My Feet Hurt Just Reading About This Guy
“‘I hate the whole concept of the clog!’ Louboutin said. ‘It’s fake, it’s ugly, and it’s not even comfortable!’ He continued, ‘And I hate the whole concept of comfort! It’s like when people say, ‘Well, we’re not really in love, but we’re in a comfortable relationship.’ You’re abandoning a lot of ideas when you are too into comfort. Comfy—that’s one of the worst words! I just picture a woman feeling bad, with a big bottle of alcohol, really puffy. It’s really depressing, but she likes her life because she has comfortable clogs.”
—Christian Louboutin in The New Yorker
Yes, this is a real quote, a real doozy of a quote by the venerated shoe designer Christian Louboutin, opining on the mutually exclusive nature of comfort and style in women’s footwear. Louboutin is perhaps the most famous shoe designer in the world. He also seems to have a pretty poor opinion of women who don’t wear his footwear.
I must admit that I was once taken in by the lure of Louboutins. I love shoes. They are (or were) the one accessory that didn’t seem totally age dependent; no matter how old you get, your feet can be shod in serious style. No woman is too old for gorgeous footwear.
So, in a more moneyed time, I did purchase two pair of Louboutins. Not your typical ones, it’s true. One pair is a two toned green, wedge heeled, beribboned pair of espadrilles. They are dainty and fabulous and make feet look like a gift. They also refused to stay on my feet; I’m not sure if there’s something awry in the construction or if my feet simply rejected them. I have worn them twice.
The other pair are gold flats. Yes, Louboutin does make flats. They’re very lovely, but somehow manage to be uncomfortable. I can only stand them for short periods of time, preferably if I’m sitting down. He is the only shoe designer I can think of who makes flats that are more uncomfortable than some heels. How he achieves this is a mystery.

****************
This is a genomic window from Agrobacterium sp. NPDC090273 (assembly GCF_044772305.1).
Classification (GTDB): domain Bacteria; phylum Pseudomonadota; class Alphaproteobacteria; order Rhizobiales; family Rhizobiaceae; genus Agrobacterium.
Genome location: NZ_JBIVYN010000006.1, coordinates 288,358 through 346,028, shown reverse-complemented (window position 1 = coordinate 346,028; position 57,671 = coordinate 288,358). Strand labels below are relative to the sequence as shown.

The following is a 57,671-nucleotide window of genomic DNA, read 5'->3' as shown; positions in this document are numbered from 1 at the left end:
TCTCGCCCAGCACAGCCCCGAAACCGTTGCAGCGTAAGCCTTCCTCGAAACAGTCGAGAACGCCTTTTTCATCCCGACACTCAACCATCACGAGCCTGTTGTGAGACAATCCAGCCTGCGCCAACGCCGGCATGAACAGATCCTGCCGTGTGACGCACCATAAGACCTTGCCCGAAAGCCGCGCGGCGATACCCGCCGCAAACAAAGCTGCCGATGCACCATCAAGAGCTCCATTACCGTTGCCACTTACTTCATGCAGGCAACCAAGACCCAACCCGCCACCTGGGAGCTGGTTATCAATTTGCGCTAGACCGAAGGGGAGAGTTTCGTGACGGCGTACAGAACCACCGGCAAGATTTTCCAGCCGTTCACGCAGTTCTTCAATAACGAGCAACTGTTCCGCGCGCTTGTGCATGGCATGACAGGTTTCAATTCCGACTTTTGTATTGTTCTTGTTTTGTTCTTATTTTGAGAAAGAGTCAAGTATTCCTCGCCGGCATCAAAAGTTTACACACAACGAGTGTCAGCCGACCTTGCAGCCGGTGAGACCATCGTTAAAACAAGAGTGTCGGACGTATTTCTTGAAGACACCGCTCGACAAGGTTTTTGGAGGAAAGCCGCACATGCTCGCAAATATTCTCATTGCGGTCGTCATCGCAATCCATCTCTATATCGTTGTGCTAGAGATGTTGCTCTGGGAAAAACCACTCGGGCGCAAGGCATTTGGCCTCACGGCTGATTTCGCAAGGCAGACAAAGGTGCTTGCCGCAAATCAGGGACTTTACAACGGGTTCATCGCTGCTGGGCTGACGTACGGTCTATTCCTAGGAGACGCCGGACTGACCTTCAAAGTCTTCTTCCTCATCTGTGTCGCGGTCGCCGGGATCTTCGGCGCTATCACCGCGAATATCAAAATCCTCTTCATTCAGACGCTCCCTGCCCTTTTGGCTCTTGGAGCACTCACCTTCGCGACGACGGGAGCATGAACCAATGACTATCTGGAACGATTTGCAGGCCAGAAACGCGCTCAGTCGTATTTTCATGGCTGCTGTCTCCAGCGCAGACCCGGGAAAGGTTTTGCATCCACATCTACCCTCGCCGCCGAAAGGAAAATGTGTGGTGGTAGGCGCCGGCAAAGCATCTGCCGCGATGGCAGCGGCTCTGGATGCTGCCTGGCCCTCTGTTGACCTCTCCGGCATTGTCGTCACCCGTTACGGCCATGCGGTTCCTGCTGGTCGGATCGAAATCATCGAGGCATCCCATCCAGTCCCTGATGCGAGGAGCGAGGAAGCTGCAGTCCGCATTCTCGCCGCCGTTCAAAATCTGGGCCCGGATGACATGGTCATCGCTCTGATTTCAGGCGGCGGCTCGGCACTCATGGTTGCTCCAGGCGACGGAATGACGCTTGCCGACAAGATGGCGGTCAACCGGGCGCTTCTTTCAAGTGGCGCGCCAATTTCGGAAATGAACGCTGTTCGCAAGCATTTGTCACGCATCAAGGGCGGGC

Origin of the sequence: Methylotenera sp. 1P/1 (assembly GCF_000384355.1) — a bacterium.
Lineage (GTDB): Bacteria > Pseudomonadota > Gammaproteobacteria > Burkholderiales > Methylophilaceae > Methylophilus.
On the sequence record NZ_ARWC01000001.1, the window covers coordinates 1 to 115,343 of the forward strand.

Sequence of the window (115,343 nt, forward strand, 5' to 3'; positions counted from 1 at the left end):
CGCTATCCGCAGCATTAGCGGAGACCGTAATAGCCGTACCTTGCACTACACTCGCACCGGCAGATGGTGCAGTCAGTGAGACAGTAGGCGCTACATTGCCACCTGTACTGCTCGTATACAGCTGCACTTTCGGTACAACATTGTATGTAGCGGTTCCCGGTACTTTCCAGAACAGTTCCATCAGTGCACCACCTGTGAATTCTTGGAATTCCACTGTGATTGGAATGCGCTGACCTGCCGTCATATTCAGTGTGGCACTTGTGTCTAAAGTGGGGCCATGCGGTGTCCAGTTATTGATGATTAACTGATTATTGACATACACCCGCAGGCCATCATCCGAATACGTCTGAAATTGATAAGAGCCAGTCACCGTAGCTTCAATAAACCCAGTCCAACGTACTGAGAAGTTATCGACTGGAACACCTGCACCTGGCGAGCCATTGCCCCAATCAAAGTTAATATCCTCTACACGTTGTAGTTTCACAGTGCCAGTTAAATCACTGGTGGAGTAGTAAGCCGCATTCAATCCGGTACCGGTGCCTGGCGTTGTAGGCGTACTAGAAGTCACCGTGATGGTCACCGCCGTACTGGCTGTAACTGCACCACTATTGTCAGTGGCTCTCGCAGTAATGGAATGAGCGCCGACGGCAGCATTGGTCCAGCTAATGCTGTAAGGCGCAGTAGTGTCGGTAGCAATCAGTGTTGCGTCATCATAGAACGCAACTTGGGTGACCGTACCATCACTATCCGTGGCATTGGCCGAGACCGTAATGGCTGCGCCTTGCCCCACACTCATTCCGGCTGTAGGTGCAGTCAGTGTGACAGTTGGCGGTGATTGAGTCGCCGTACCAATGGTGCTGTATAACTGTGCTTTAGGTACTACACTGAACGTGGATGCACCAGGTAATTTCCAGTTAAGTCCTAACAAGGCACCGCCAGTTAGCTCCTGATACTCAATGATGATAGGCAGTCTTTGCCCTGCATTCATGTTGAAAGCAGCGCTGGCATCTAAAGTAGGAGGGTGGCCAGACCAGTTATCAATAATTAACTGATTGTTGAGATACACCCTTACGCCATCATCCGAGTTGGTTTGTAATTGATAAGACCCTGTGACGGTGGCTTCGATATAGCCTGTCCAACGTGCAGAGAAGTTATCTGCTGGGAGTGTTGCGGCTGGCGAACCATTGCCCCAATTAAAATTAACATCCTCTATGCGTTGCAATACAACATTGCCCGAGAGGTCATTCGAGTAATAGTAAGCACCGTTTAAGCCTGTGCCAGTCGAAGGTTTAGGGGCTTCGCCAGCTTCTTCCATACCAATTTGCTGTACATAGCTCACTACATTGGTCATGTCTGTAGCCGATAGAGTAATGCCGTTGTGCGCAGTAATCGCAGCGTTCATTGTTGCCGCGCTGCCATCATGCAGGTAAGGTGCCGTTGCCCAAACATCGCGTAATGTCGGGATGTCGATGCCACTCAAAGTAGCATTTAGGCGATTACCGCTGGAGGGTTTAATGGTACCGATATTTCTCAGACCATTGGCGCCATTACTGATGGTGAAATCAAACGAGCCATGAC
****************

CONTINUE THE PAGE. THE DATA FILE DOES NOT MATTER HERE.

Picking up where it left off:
There was once other pair of Louboutins I purchased, for my father’s wedding. They were the very basic, simple black heels. Not even the highest ones he makes, which I think make women look a bit like Clydesdale horses. They never made it out of my closet.
After trying them on again at home, I realized they were completely unwearable. I returned them for a pair of higher, yet comfy, Prada platform heels I could stand in all evening long. Just proof that heels don’t have to be torturous.
So what is it about Louboutin shoes that makes them so damn awful to wear? The New Yorker revealed his secret: the lasts are shorter, higher, and tighter across. Literally, every pair of his shoes is sized smaller and tighter than its listed size. That might help explain why, on the rare occasions I’ve worn his shoes for any length of time, they seem to get tighter by the minute, sort of like those Chinese finger-squeezer devices (probably based on some sort of torture).
If you really want a pair of Louboutins and don’t want the pain, you might be S.O.L., unless you’re willing to fork out at least four grand (they actually start at four grand) for a pair of custom-made shoes. That’s pretty dear. Not to mention a lot of money to hand over to a guy who seems to have contempt for women who value comfort.
Indeed, I don’t just value comfort. I value the option to run when necessary. Most of Louboutin’s shoes are so vertiginous (what a perfect word) that running in them without injury is an impossibility. Louboutin, however, does not see this hobbling as a negative. As he was quoted in The New Yorker, “He told a story about a client who, having bought her first pair of his heels, was forced to slacken the pace of her morning walk. ‘She began to notice the little details of her neighborhood for the first time,’ he said, proudly.” Give me a break. Perhaps this woman could also break a leg and perform her walk on crutches; it would definitely show her down just as effectively.
So here’s my final response to Mr. Louboutin: While I don’t own a pair of clogs, I do value comfort. Comfort keeps my feet healthy and able to hold my body up. Comfort allows me to run toward my goals or dash away from danger. When I’m comfortable, I’m happy, which has proven to be a real aphrodisiac in my relationship (much more powerful than vertiginous heels). And one more thing: I’m not puffy, and I don’t drink. Nor will I ever purchase any of your evil shoes, ever again.